He also challenged us (humans) not to force languages onto the different countries & cultures across Africa. His comments were; ” We have seen different ethnic groups lose their identity but never willing to speak in the preferred language”.
Prof. Iraki also noted that some of the now established languages e.g. French were ‘Shengs’ of Latin & have evolved into acceptable languages.
Although Keguro should be correctly referred to as Dr. Keguro. He is not keen on the titles unless which his Freshman University students.
Keguro joined the panel for the 2nd part of the discussions which focused more on the use of and need for African Languages in the Online Space. Being a seasoned blogger himself, he shared his insights both as a blogger and a teacher.
His thoughts were that most of the languages that are currently wildly spoken were forced upon us, English & French were imposed on Africans who were not asked whether or not to speak these languages.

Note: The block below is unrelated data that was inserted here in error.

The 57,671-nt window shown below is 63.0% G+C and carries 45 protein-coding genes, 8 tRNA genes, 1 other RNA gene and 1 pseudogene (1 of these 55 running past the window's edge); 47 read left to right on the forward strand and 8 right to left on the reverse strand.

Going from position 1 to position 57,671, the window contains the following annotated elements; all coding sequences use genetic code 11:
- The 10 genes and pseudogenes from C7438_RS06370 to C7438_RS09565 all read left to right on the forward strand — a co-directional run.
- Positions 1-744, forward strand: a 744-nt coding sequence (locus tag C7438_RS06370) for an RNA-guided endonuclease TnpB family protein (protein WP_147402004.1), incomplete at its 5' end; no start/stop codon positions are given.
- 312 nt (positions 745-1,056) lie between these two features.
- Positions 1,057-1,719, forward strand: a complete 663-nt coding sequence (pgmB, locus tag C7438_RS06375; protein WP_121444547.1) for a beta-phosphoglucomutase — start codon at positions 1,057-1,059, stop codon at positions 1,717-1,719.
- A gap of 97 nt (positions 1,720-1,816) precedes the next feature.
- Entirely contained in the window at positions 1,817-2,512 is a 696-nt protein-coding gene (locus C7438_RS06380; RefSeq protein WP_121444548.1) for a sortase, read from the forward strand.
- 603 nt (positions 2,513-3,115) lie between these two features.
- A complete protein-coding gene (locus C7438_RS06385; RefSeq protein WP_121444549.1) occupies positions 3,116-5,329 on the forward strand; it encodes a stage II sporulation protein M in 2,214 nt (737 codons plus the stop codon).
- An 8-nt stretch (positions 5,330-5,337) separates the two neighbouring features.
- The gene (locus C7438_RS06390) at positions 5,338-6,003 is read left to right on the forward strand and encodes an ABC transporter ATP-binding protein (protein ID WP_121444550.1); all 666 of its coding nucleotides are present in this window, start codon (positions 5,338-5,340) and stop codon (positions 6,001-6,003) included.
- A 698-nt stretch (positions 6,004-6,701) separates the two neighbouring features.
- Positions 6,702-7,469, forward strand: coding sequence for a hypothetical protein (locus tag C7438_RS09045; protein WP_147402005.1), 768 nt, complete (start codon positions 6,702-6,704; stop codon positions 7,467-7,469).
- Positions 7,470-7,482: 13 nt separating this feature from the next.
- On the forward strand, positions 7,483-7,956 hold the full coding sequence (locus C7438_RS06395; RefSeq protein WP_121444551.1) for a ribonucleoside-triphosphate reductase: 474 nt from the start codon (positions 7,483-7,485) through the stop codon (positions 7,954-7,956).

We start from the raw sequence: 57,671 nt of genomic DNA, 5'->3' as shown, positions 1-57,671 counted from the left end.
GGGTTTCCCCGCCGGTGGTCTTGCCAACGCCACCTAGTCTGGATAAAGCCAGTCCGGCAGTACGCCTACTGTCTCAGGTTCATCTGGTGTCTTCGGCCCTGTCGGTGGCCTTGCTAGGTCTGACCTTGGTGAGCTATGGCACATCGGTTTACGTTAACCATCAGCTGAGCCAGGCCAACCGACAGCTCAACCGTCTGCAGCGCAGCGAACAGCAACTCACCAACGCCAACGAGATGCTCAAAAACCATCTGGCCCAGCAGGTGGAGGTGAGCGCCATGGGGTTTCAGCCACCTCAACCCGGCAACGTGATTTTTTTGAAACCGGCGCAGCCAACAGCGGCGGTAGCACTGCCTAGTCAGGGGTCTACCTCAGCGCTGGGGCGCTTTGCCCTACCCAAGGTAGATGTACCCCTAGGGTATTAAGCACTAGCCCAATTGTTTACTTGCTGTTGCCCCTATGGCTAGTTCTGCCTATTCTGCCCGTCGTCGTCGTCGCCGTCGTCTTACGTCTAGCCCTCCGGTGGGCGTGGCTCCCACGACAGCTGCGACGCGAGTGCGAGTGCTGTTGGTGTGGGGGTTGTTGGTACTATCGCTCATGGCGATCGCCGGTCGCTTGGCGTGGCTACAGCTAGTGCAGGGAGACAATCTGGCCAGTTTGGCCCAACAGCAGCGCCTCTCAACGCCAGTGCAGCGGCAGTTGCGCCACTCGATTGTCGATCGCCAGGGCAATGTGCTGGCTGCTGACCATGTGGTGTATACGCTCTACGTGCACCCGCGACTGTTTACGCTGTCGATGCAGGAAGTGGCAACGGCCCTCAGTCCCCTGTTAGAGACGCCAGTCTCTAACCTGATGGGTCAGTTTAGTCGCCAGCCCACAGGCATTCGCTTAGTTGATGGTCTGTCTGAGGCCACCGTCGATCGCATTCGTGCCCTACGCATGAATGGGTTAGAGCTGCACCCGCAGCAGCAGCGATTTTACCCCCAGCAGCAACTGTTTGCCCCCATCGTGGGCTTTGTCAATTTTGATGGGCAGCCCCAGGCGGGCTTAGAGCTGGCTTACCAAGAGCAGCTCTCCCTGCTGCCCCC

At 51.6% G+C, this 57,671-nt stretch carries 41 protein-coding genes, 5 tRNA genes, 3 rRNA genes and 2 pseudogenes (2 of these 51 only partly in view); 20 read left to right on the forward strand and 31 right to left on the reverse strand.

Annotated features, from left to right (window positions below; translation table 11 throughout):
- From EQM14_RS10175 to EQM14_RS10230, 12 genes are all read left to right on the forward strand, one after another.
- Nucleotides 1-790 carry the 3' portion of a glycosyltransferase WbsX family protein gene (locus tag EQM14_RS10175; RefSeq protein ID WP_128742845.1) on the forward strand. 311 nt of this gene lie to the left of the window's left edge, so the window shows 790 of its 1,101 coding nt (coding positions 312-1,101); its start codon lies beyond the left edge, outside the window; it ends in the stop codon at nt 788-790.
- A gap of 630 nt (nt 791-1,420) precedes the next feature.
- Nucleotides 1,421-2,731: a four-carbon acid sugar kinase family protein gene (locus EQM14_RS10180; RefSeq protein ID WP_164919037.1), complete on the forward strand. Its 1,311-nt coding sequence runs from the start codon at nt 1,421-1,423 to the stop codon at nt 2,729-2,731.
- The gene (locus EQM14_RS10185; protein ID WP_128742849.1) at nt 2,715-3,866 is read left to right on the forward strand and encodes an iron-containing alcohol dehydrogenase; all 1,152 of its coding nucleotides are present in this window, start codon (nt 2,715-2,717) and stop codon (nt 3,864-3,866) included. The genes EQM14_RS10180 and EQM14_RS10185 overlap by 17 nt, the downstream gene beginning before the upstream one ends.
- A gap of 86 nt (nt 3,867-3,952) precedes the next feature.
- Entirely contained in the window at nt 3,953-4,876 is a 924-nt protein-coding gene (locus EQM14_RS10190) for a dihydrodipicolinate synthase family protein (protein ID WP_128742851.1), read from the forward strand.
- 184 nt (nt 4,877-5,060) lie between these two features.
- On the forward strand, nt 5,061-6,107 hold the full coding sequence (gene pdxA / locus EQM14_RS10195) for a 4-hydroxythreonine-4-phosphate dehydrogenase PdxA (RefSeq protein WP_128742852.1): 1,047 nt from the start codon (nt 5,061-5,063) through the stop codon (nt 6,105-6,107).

Teardrops; A Sheng Poet
She is a true linguist who speaks in fluently in :- German, French, English and Kiswahili. She is currently learning Gikuyu, Spanish and Sheng. She runs the blog ManenoMatamu.wordpress.com and has a true passion for African Languages. She is also a Global Voices French translator and has seen.
Having settled in Nairobi recently from Tanzania, her opening comments were that Kenyans have ‘Massacred’ Kiswahili according to Tanzanians. She has since learnt that the Kiswahili spoken in Kenya is quite ‘different’ from the same spoken in Tanzania.
She informed the audience that Chinese Mandarin has also been forced upon large parts of the population in China, contrary to popular belief that they are one big united front.